Mae's newest top is an upcycled shirt from Salvation Army.  I originally bought the top to use as fabric for another project, but then didn't end up using it.  I put it aside for a few weeks ... ok, maybe more like a few months :) ... and promptly forgot about it.  After making Mae's floral pants, I realized she had no tops to match, so I went digging in my upcycle bin and rediscovered this gem.  At first I considered just cutting it up for the fabric, but in the end I chose to keep some of the features from the original top, like the button tab sleeves and the split hem.

I started with a not-yet-released Wee Muses pattern designed by Anneliese from Aesthetic Nest for the bodice, and then kind of winged it from there.  Honestly, the original design of the shirt pretty much dictated what I could make so it wasn't a very difficult project.  The construction was pretty easy too since the hem and the sleeves were already finished.  All I needed to do was add the neck binding and attach the bodice and sleeves to the skirt and I was done.  Sometimes a simple project like this is exactly what I need to feel like I've accomplished something in an otherwise completely unproductive day!

Here's a close-up of the cute details.  This picture kind of annoys me ... I spent a lot of time aligning all the stripes on the rest of the top, but on this side seam, which was finished by the manufacturer, they don't line up perfectly!  Although, if I'm being honest here, it doesn't annoy me enough to actually fix it :)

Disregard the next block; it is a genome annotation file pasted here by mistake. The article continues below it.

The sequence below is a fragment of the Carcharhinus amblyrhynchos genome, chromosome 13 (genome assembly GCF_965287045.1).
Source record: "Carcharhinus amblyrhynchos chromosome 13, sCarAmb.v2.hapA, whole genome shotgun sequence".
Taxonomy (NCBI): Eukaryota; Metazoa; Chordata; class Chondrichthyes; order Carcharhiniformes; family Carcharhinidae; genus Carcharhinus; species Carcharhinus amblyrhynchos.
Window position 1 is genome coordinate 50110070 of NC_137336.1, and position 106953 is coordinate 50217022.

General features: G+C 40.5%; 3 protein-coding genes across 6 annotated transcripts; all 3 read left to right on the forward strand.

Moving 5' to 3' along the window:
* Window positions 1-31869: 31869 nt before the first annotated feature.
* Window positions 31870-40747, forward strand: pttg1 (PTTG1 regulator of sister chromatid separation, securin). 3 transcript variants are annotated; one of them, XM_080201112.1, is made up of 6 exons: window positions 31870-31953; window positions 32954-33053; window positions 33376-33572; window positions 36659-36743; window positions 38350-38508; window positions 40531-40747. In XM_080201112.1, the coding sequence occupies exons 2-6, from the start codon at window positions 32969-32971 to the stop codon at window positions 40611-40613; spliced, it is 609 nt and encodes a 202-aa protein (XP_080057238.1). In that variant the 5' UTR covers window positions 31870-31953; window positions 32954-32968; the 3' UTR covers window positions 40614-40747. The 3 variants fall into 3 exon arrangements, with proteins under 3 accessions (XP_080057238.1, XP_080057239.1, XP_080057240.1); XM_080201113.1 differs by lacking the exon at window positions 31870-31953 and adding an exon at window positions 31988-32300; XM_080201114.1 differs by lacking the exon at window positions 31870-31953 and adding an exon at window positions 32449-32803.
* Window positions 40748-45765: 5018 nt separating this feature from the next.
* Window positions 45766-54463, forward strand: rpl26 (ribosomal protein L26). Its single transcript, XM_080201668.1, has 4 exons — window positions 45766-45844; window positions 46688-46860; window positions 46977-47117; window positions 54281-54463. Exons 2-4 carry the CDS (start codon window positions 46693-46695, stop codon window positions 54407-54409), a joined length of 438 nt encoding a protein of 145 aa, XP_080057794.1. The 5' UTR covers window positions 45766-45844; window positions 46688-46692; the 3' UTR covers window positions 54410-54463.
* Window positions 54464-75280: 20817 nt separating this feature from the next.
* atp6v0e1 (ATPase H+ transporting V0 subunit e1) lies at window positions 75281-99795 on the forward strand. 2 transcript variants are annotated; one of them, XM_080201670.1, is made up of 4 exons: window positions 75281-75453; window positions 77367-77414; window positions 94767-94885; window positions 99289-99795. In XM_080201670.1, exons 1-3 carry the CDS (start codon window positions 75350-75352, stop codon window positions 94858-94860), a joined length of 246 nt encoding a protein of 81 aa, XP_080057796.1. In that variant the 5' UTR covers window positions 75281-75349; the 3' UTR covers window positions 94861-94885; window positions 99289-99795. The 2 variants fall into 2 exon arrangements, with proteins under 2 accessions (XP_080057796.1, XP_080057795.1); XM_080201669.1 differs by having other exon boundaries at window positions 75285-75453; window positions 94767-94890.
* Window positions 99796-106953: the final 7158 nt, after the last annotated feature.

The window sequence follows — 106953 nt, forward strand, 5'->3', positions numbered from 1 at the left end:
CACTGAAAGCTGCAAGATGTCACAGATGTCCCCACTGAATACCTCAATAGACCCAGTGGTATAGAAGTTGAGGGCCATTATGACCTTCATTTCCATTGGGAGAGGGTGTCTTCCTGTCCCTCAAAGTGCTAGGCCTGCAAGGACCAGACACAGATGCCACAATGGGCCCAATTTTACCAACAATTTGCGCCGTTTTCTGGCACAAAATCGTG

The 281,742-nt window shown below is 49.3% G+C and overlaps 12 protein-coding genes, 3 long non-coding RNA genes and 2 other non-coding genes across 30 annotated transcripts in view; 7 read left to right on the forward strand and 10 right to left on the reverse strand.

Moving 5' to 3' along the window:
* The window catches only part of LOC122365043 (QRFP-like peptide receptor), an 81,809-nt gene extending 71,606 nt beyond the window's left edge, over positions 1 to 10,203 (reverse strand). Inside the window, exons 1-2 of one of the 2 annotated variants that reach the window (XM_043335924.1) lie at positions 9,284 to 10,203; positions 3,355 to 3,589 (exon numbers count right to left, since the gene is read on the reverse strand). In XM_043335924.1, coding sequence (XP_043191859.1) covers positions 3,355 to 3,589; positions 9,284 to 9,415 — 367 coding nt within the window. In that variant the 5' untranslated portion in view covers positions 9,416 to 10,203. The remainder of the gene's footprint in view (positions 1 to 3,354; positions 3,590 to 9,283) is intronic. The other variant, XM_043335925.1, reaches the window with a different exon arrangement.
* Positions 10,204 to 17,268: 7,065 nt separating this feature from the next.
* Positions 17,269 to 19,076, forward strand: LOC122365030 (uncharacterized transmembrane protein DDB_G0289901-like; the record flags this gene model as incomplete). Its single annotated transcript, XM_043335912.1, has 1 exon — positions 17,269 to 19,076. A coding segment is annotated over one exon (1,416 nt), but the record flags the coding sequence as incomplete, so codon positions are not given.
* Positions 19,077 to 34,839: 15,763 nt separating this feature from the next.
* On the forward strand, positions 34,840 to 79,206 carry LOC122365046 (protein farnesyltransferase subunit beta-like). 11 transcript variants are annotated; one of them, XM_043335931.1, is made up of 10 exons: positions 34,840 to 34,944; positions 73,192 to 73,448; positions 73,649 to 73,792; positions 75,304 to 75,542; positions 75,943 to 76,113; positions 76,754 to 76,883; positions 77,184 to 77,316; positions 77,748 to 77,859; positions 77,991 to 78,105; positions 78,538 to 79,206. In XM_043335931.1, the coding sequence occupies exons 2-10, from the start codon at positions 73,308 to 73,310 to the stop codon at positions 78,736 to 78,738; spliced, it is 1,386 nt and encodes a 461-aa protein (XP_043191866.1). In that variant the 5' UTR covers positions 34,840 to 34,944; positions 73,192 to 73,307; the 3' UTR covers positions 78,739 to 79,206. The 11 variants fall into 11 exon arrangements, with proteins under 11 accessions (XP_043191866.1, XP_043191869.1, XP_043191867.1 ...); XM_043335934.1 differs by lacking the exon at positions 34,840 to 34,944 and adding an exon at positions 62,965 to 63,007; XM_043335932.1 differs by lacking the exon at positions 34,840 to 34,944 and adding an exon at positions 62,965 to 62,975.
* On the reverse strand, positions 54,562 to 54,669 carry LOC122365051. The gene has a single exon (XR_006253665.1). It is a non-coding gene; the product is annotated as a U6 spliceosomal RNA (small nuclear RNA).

Upcycled tee

Wednesday, December 3, 2014

sew it all series - floral ponte pants

There hasn't been much sewing going on around my house lately, so I've been lacking a bit in blog content for the last couple of weeks.  I finally did get around to making something, and I thought I would go ahead and share it here, even though it's not exactly the most exciting project :)  Once again, I used pattern #9 from this Japanese sewing book, which I've already used here and here.  What can I say, once I have a pattern I like already traced and cut out, I'm unlikely to look for a new one!  I  used the size 110 with the 100 length since I was going for knit pants that were not as fitted as your average legging.  If I make this pattern in a size 100, which is Mae's usual size in Japanese patterns, it fits like a traditional tight legging, so the 110 is perfect for a more relaxed fit!